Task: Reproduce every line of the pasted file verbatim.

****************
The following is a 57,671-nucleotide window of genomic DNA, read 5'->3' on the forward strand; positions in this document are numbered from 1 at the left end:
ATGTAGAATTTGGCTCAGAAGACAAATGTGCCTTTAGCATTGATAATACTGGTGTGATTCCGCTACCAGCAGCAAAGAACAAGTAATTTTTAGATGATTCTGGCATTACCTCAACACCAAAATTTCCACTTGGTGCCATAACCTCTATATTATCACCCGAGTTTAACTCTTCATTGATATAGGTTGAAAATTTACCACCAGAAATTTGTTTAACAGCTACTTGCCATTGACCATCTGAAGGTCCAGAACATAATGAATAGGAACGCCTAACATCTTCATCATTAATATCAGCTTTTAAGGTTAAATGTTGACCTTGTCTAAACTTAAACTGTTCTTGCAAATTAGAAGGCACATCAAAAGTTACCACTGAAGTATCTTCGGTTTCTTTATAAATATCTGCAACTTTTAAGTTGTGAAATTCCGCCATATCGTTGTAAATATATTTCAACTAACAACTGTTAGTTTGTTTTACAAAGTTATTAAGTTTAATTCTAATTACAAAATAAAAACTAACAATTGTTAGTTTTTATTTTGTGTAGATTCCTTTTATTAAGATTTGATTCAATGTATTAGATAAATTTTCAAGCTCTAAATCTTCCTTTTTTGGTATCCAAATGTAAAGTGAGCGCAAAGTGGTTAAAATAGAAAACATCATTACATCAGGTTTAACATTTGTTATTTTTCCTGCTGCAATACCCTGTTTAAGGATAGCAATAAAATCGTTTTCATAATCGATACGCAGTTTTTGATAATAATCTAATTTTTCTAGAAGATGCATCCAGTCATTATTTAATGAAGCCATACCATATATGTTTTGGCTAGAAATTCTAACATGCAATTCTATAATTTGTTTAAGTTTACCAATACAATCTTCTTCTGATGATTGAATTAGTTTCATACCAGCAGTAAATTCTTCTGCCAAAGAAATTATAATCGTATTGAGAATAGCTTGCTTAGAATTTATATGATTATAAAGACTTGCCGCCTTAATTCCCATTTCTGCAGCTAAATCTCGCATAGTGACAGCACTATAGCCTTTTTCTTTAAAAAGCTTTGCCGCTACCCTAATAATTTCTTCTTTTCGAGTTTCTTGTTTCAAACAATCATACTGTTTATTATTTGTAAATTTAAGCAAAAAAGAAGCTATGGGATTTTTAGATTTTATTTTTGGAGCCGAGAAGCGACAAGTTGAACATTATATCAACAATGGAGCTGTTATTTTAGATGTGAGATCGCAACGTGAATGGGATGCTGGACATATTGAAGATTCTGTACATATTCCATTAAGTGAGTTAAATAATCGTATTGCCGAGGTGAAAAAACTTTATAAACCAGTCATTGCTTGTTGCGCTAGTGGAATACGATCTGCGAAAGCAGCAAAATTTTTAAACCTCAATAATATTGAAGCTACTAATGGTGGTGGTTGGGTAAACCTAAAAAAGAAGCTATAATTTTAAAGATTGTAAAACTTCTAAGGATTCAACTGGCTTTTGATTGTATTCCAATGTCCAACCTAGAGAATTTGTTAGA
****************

The following is a 57,671-nucleotide window of genomic DNA, read 5'->3' on the forward strand; positions in this document are numbered from 1 at the left end:
ATGTAGAATTTGGCTCAGAAGACAAATGTGCCTTTAGCATTGATAATACTGGTGTGATTCCGCTACCAGCAGCAAAGAACAAGTAATTTTTAGATGATTCTGGCATTACCTCAACACCAAAATTTCCACTTGGTGCCATAACCTCTATATTATCACCCGAGTTTAACTCTTCATTGATATAGGTTGAAAATTTACCACCAGAAATTTGTTTAACAGCTACTTGCCATTGACCATCTGAAGGTCCAGAACATAATGAATAGGAACGCCTAACATCTTCATCATTAATATCAGCTTTTAAGGTTAAATGTTGACCTTGTCTAAACTTAAACTGTTCTTGCAAATTAGAAGGCACATCAAAAGTTACCACTGAAGTATCTTCGGTTTCTTTATAAATATCTGCAACTTTTAAGTTGTGAAATTCCGCCATATCGTTGTAAATATATTTCAACTAACAACTGTTAGTTTGTTTTACAAAGTTATTAAGTTTAATTCTAATTACAAAATAAAAACTAACAATTGTTAGTTTTTATTTTGTGTAGATTCCTTTTATTAAGATTTGATTCAATGTATTAGATAAATTTTCAAGCTCTAAATCTTCCTTTTTTGGTATCCAAATGTAAAGTGAGCGCAAAGTGGTTAAAATAGAAAACATCATTACATCAGGTTTAACATTTGTTATTTTTCCTGCTGCAATACCCTGTTTAAGGATAGCAATAAAATCGTTTTCATAATCGATACGCAGTTTTTGATAATAATCTAATTTTTCTAGAAGATGCATCCAGTCATTATTTAATGAAGCCATACCATATATGTTTTGGCTAGAAATTCTAACATGCAATTCTATAATTTGTTTAAGTTTACCAATACAATCTTCTTCTGATGATTGAATTAGTTTCATACCAGCAGTAAATTCTTCTGCCAAAGAAATTATAATCGTATTGAGAATAGCTTGCTTAGAATTTATATGATTATAAAGACTTGCCGCCTTAATTCCCATTTCTGCAGCTAAATCTCGCATAGTGACAGCACTATAGCCTTTTTCTTTAAAAAGCTTTGCCGCTACCCTAATAATTTCTTCTTTTCGAGTTTCTTGTTTCAAACAATCATACTGTTTATTATTTGTAAATTTAAGCAAAAAAGAAGCTATGGGATTTTTAGATTTTATTTTTGGAGCCGAGAAGCGACAAGTTGAACATTATATCAACAATGGAGCTGTTATTTTAGATGTGAGATCGCAACGTGAATGGGATGCTGGACATATTGAAGATTCTGTACATATTCCATTAAGTGAGTTAAATAATCGTATTGCCGAGGTGAAAAAACTTTATAAACCAGTCATTGCTTGTTGCGCTAGTGGAATACGATCTGCGAAAGCAGCAAAATTTTTAAACCTCAATAATATTGAAGCTACTAATGGTGGTGGTTGGGTAAACCTAAAAAAGAAGCTATAATTTTAAAGATTGTAAAACTTCTAAGGATTCAACTGGCTTTTGATTGTATTCCAATGTCCAACCTAGAGAATTTGTTAGA